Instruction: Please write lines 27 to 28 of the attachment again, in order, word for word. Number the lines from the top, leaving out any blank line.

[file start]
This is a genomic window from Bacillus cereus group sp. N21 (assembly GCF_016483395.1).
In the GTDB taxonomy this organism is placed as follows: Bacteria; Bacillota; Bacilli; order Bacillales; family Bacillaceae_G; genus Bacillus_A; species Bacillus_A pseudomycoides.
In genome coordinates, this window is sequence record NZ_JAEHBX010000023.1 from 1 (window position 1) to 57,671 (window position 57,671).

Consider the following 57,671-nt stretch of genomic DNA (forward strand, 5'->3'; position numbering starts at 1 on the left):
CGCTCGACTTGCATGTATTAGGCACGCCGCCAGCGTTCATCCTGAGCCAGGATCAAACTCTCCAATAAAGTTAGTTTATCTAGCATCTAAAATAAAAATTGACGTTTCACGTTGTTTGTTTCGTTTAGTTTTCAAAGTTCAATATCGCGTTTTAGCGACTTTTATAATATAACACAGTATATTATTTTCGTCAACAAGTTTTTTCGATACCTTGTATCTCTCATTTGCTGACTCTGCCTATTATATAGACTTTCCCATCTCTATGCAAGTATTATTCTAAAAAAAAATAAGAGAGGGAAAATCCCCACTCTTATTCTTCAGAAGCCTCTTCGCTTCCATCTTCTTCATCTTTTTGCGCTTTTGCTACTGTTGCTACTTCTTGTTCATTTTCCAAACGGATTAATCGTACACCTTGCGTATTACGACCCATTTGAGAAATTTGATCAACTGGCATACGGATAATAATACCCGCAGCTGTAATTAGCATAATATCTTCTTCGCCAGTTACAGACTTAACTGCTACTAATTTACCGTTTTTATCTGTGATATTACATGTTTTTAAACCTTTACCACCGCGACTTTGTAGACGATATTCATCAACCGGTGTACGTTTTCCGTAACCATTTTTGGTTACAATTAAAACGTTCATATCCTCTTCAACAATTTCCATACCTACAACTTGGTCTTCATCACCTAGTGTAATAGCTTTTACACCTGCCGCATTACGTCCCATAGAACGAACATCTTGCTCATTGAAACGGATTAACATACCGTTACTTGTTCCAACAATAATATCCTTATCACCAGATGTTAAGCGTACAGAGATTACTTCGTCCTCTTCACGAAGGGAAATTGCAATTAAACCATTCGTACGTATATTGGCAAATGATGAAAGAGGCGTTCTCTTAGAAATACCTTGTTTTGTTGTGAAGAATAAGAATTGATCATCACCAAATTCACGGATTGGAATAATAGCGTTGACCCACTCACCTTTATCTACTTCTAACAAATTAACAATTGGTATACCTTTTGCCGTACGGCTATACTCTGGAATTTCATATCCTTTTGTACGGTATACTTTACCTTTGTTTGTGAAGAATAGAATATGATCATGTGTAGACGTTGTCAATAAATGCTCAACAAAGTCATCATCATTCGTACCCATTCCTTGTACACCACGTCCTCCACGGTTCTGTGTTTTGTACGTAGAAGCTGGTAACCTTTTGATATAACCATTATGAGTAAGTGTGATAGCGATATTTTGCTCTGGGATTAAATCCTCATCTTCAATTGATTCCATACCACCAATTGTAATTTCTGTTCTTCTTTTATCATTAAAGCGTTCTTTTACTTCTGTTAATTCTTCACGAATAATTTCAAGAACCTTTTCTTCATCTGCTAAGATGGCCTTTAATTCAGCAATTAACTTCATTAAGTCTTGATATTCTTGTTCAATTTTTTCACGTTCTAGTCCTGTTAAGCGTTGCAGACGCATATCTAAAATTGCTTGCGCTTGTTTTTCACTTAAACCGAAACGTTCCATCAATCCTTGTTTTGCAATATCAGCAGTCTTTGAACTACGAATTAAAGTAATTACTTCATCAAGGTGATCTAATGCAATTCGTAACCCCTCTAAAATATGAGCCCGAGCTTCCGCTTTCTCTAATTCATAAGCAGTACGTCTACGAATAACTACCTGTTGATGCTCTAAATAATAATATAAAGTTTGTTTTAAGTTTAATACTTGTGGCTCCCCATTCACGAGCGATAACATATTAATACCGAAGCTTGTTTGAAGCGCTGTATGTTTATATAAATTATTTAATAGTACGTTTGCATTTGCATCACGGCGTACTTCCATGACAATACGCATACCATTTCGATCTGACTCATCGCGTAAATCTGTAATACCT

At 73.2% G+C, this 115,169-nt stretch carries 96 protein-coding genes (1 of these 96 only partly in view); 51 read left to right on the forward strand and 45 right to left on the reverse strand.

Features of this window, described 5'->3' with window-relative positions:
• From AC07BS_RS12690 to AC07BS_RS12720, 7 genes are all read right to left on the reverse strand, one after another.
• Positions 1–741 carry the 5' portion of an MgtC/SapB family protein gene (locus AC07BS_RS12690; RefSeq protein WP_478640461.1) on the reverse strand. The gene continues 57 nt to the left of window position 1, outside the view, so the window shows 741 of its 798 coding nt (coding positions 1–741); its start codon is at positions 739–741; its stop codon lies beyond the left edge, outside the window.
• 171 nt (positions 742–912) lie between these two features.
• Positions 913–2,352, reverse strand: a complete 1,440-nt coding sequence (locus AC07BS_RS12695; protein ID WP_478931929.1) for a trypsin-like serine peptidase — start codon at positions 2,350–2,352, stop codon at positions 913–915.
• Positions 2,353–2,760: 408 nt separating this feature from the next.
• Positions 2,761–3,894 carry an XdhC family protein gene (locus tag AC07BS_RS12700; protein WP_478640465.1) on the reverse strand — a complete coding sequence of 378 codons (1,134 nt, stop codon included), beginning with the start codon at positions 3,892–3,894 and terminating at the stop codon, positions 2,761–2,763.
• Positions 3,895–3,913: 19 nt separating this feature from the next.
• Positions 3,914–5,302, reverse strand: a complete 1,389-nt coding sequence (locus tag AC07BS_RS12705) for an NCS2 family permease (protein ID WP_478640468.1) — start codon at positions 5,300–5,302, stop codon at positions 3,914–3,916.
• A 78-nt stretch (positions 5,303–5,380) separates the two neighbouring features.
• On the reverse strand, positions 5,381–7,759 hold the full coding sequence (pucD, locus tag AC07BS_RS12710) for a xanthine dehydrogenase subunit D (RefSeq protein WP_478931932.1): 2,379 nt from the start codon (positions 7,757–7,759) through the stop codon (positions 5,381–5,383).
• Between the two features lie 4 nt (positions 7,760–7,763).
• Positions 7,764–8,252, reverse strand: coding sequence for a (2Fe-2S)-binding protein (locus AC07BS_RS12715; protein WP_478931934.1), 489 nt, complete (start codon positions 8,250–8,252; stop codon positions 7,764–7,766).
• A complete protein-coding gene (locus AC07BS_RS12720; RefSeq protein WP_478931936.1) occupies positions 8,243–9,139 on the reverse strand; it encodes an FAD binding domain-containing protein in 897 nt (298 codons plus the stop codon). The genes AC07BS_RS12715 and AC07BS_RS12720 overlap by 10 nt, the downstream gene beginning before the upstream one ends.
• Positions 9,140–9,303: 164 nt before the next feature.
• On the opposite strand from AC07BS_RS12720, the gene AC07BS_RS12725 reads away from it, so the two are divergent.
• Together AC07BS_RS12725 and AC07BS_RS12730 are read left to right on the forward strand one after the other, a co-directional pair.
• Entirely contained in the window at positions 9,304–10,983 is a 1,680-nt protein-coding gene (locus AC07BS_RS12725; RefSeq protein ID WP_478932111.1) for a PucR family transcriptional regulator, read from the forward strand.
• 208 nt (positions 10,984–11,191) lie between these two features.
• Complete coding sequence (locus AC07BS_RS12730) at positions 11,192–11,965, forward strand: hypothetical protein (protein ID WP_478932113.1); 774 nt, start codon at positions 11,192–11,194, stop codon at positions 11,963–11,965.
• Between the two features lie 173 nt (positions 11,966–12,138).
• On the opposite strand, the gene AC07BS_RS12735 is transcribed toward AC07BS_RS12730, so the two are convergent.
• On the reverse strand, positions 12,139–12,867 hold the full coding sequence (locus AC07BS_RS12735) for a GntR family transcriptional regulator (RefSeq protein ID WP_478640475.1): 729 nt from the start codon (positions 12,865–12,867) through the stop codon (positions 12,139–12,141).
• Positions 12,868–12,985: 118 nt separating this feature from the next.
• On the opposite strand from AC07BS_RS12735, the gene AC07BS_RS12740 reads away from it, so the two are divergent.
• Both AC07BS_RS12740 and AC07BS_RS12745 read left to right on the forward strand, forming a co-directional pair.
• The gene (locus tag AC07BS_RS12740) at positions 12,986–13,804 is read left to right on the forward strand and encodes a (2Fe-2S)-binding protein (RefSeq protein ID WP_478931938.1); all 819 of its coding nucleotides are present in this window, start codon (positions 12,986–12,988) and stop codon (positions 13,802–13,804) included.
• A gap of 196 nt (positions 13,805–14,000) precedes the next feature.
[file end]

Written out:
• Between the two features lie 173 nt (positions 11,966–12,138).
• On the opposite strand, the gene AC07BS_RS12735 is transcribed toward AC07BS_RS12730, so the two are convergent.